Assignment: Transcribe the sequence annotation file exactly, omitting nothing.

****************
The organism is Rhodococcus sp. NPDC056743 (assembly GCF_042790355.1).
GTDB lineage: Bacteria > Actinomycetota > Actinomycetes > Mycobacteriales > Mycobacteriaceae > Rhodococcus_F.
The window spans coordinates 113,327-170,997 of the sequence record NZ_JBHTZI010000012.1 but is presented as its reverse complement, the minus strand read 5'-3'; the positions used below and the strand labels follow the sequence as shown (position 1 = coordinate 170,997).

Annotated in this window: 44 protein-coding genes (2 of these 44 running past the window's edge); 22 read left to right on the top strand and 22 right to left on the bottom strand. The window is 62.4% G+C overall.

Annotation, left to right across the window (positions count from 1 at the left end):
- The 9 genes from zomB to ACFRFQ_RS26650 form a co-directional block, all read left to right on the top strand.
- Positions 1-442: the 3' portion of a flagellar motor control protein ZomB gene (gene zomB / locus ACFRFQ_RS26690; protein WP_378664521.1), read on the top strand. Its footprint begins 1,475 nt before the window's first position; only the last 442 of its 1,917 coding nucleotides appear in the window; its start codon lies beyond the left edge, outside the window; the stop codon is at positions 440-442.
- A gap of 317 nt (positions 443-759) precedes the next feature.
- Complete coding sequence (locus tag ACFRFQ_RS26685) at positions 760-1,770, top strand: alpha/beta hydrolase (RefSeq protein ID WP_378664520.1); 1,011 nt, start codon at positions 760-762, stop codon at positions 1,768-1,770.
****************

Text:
The organism is Rhodococcus sp. NPDC056743 (assembly GCF_042790355.1).
GTDB lineage: Bacteria > Actinomycetota > Actinomycetes > Mycobacteriales > Mycobacteriaceae > Rhodococcus_F.
The window spans coordinates 113,327-170,997 of the sequence record NZ_JBHTZI010000012.1 but is presented as its reverse complement, the minus strand read 5'-3'; the positions used below and the strand labels follow the sequence as shown (position 1 = coordinate 170,997).

Annotated in this window: 44 protein-coding genes (2 of these 44 running past the window's edge); 22 read left to right on the top strand and 22 right to left on the bottom strand. The window is 62.4% G+C overall.

Annotation, left to right across the window (positions count from 1 at the left end):
- The 9 genes from zomB to ACFRFQ_RS26650 form a co-directional block, all read left to right on the top strand.
- Positions 1-442: the 3' portion of a flagellar motor control protein ZomB gene (gene zomB / locus ACFRFQ_RS26690; protein WP_378664521.1), read on the top strand. Its footprint begins 1,475 nt before the window's first position; only the last 442 of its 1,917 coding nucleotides appear in the window; its start codon lies beyond the left edge, outside the window; the stop codon is at positions 440-442.
- A gap of 317 nt (positions 443-759) precedes the next feature.
- Complete coding sequence (locus tag ACFRFQ_RS26685) at positions 760-1,770, top strand: alpha/beta hydrolase (RefSeq protein ID WP_378664520.1); 1,011 nt, start codon at positions 760-762, stop codon at positions 1,768-1,770.